Top 5 uncommon soundtracks for 2014: It’s all about feel

         One of the main reasons to buy Josh Haden’s fifth Spain album, Sargent Place (November 4, 2014), is his father. Considered one of the greatest jazz bassists in the world, Charlie Haden (Ornette Coleman Quartet) passed away this summer, but not without leaving one last legacy. He played on this album, in “You And I” during his last days. The song itself is dedicated to a father who devoted his entire life to loving and proudly supporting his musical children (Josh’s sisters are the Haden Triplets). Even when Charlie Haden’s health was at its worst, he held on to help make some of the most sublime music of Spain’s vital career. Let’s face it, Spain is really Josh Haden in word, thought, and deed, full of mystery and well-meaning intention. Josh’s music washes over you, leaving a debris of collective understanding, an undercurrent of empathy, rather than bludgeon with obvious attention-seeking displays of grandiose gestures. It’s neither the vocals nor the music that stands out; rather, it’s the overall effect of both that serves to reinforce some strange, shared dream state of the oppressed, the depressed, and the hopelessly romantic. There’s a January 13th memorial concert to honor Charlie Haden planned at New York’s Town Hall. Everybody will be there to perform, including Haden’s devoted children. On December 21st, Josh went on NPR’s Jazz Night In America show, hosted jazz bassist Christian McBride, to talk about his wonderful father.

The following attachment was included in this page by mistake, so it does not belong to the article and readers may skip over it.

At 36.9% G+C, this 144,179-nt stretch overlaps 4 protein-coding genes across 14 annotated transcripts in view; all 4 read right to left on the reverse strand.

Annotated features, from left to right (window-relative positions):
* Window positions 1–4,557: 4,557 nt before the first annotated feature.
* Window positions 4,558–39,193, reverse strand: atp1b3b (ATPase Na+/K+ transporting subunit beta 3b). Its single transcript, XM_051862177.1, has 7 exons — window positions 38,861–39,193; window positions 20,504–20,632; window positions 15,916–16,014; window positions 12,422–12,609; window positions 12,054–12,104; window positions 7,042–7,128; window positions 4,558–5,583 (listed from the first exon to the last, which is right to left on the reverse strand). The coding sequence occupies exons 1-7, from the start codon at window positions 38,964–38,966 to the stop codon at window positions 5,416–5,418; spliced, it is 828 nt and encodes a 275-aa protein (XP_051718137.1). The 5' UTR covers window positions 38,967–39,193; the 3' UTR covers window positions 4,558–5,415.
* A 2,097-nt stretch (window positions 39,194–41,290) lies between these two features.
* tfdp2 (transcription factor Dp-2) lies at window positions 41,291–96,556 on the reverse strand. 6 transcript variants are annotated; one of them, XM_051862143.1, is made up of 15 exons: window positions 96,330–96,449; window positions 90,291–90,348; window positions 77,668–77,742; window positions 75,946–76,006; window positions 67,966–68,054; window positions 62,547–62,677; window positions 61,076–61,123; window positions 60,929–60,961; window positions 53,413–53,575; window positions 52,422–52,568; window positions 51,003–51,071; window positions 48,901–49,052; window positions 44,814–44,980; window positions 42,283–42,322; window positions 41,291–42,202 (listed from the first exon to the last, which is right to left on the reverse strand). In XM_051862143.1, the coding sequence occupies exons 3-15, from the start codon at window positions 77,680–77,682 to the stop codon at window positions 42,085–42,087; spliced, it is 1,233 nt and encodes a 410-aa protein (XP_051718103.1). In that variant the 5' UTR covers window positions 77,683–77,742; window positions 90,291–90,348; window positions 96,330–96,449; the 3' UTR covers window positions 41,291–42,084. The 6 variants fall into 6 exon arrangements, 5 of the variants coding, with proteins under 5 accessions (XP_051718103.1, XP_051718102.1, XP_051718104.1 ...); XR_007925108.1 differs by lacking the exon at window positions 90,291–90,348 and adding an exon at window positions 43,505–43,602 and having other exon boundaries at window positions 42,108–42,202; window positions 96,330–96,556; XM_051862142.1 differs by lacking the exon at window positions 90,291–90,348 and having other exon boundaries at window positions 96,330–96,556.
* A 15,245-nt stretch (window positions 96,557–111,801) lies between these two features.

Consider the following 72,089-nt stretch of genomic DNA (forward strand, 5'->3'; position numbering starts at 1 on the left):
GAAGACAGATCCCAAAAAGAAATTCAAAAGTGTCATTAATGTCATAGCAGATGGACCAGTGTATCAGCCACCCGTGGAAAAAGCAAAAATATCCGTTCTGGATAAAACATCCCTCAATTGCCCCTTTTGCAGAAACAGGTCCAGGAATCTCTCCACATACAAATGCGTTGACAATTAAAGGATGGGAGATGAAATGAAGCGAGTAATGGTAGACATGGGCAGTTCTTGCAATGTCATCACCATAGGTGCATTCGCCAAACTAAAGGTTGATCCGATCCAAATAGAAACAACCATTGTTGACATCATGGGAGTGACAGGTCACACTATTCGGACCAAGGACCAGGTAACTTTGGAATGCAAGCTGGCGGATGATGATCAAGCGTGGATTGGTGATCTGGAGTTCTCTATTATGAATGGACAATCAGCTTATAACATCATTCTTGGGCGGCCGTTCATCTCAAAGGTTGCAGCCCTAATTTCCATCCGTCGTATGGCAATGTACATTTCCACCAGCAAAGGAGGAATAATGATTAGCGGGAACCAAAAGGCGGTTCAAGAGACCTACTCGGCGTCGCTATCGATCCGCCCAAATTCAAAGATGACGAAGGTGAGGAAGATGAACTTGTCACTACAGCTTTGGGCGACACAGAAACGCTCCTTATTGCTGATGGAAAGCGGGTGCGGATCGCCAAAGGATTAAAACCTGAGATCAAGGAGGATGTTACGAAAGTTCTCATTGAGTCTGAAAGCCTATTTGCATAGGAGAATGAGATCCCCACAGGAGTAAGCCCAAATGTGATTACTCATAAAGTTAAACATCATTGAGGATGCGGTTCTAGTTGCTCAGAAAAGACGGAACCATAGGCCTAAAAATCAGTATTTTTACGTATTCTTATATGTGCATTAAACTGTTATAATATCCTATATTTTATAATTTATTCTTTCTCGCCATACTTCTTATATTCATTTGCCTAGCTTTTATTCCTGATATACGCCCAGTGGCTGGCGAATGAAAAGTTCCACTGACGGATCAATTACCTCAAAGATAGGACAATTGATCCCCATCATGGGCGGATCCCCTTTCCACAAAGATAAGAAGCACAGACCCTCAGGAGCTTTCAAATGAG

Carol Banks Weber
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